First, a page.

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Details of Grant 

EPSRC Reference: EP/V055003/1
Title: Beyond direct-write: Dynamically reconfigurable holographic multibeam interference lithography for high-throughput nanomanufacturing
Principal Investigator: Joyce, Dr H J
Other Investigators:
Wilkinson, Professor T Alexander-Webber, Dr J A
Researcher Co-Investigators:
Dr C Williams
Project Partners:
Optalysys Ltd Plessey Semiconductors Ltd VividQ
Department: Engineering
Organisation: University of Cambridge
Scheme: Standard Research
Starts: 01 January 2022 Ends: 31 December 2024 Value (£): 506,444
EPSRC Research Topic Classifications:
Manufacturing Machine & Plant Mathematical Analysis
Optoelect. Devices & Circuits
EPSRC Industrial Sector Classifications:
Related Grants:
Panel History:
Panel DatePanel NameOutcome
27 Apr 2021 Precision Manufacturing - Full Proposals Announced
Summary on Grant Application Form
When manufacturing any kind of electronic device, patterning is required to achieve small features, such as different regions of materials with different functions. The ever-increasing complexity of modern electronics and photonics has led to a plethora of approaches to substrate patterning. For each of these approaches, there are always compromises between the speed of patterning (write speed), the minimum feature size, versatility and cost.

The most dominant patterning process in electronics and photonics manufacturing is mask-based photolithography. Here, the chip to be patterned is coated with a light-sensitive material known as a "resist," and light is shone onto the resist through a mask with deliberately placed holes. Light that passes through the holes causes a chemical change in the resist, and thus the pattern is transferred from the mask onto the chip. The disadvantage is that each photolithography mask is only suitable for a one particular type of chip design and cannot be reconfigured for the manufacture of other chip designs, and mask design and fabrication is time-consuming and costly. Alternative patterning techniques, known as direct-write lithography, do enable great flexibility in device design, but at the expense of slow patterning speeds, and often large capital and operating costs.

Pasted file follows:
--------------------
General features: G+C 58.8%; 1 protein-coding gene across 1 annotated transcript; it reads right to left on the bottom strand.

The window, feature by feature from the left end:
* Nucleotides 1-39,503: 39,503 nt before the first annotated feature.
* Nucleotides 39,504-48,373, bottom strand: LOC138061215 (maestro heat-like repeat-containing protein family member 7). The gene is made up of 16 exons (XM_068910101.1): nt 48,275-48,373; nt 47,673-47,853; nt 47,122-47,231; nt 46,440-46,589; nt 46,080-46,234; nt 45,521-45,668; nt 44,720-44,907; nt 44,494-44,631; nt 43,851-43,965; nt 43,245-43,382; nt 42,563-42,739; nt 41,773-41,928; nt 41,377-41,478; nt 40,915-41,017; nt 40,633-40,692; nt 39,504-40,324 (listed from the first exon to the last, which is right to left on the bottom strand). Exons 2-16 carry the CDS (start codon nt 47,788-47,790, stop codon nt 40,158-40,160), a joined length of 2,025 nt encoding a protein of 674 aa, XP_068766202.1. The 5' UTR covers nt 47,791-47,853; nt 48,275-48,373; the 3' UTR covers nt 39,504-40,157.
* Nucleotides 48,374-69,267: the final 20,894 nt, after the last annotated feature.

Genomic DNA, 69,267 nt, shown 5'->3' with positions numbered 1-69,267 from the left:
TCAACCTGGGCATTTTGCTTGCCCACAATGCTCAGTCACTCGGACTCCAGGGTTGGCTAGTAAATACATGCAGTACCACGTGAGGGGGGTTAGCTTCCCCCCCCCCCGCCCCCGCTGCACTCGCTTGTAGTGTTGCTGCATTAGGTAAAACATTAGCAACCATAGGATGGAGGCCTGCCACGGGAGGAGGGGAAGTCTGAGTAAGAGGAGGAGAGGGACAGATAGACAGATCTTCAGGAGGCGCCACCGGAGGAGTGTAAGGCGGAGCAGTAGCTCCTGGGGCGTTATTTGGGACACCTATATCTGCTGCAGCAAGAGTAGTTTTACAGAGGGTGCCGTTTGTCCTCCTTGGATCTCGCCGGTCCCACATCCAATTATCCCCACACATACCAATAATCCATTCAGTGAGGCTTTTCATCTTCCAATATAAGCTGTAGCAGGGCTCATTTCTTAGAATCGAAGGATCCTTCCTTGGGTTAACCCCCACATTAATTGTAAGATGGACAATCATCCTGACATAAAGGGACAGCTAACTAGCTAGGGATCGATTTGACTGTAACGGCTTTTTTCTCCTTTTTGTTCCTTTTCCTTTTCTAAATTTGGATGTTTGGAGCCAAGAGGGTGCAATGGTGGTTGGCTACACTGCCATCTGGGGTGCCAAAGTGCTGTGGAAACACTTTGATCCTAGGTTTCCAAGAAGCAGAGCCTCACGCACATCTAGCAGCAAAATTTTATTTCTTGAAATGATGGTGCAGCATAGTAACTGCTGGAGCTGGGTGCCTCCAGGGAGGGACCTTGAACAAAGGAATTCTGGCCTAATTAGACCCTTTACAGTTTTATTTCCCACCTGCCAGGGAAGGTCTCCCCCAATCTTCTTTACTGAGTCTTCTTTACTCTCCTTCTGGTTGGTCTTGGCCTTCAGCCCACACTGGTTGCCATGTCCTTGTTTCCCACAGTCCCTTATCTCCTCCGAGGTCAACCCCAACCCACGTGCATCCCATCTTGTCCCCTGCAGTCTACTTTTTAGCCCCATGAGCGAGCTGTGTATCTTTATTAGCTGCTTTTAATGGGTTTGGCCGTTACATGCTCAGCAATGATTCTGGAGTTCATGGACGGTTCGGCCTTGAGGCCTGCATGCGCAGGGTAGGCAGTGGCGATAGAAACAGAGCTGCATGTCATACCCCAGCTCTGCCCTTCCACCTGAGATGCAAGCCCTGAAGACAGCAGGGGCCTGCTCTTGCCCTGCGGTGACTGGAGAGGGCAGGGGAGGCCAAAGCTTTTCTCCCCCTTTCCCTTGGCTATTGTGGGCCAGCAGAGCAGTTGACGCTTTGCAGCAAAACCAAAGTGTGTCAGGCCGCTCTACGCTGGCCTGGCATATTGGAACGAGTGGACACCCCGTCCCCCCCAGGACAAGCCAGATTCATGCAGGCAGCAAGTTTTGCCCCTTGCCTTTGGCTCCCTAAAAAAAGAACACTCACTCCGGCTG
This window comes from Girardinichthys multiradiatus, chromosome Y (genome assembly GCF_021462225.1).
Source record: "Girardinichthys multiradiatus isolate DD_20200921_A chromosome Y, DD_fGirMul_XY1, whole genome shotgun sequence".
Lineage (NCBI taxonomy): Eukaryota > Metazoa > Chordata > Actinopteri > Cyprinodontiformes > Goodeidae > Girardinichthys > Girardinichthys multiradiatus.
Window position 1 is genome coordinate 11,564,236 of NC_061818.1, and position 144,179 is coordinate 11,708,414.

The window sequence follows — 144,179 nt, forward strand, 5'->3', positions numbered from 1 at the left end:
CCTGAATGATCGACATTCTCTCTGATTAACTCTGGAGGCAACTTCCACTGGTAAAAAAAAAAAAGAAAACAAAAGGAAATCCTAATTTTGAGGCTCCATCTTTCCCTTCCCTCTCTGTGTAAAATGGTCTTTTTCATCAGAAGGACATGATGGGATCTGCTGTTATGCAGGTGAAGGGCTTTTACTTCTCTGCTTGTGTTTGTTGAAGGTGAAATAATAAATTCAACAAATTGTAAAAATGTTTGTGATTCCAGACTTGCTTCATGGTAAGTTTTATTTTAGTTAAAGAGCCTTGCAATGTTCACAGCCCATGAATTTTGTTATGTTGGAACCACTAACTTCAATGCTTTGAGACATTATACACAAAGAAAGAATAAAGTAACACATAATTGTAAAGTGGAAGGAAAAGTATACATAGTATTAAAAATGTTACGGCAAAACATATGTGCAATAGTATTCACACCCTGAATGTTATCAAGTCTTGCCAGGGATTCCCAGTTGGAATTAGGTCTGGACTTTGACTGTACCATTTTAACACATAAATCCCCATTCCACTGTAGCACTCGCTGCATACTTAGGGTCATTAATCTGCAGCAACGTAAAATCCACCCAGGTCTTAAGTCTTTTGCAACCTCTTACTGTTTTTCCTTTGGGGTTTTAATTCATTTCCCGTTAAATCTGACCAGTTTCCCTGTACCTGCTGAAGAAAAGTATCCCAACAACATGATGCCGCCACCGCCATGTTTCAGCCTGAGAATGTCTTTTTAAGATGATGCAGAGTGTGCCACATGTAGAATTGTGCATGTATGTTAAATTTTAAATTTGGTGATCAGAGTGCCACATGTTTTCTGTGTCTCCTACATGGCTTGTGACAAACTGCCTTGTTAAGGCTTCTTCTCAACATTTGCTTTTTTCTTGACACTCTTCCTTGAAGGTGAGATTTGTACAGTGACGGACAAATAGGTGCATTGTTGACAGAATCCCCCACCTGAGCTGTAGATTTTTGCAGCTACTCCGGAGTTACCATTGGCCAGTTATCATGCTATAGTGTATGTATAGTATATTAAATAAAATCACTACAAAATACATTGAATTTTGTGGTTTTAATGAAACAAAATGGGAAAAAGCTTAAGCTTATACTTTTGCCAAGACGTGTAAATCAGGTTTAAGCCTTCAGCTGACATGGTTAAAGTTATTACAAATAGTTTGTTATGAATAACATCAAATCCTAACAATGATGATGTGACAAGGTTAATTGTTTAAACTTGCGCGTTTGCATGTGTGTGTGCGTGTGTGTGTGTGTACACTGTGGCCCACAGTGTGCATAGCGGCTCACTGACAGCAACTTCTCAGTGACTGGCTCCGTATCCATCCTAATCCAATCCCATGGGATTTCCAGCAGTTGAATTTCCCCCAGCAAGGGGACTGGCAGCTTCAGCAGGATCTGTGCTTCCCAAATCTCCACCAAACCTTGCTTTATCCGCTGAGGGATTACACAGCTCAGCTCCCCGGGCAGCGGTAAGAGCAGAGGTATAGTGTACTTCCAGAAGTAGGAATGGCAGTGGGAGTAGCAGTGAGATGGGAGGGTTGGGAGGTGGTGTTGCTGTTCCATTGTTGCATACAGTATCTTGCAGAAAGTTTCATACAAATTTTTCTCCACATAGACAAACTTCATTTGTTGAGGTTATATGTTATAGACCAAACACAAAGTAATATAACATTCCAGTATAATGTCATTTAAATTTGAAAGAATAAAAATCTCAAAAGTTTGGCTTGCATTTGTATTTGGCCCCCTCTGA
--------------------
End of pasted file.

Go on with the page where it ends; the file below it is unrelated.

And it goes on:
Here, we propose a novel process for photolithography, which we name holographic multi-beam interference lithography (HMBIL). HMBIL promises large area patterning with sub-wavelength resolution as well as fast write speeds, short development times, low costs and a dynamically reconfigurable choice of exposure pattern. Using HMBIL, we will demonstrate patterning of arbitrarily-shaped 100 nm feature sizes over large areas with high throughput (>25 cm^2 device area in under 1 hour), which is currently unachievable with direct-write lithography techniques.

As a proof-of-principle, we will demonstrate the capability of HMBIL for manufacturing an example device structure: multispectral filter arrays. These filter arrays, when integrated with an image sensor, will allow the acquisition of light spectra for applications as diverse as medical imaging to remote sensing. HMBIL manufacture of multispectral filter arrays will open up a range of avenues for custom detectors and imaging sensors for security, industrial or medical applications.

We envisage this versatile new HMBIL process primarily in two locations in the manufacturing chain: Firstly, as a means of rapid prototyping of nanofabricated designs and secondly, as a means of large scale production of individually customised components. This will revolutionise manufacturing processes across a broad range of application areas including miniaturised optoelectronics, versatile point-of-care diagnostic devices, displays and image sensors, on-chip photonics (waveguides and photonic crystals), plasmonics, nano/micro-electromechanical machines, microfluidics, embedded systems and the internet of things, and many more.
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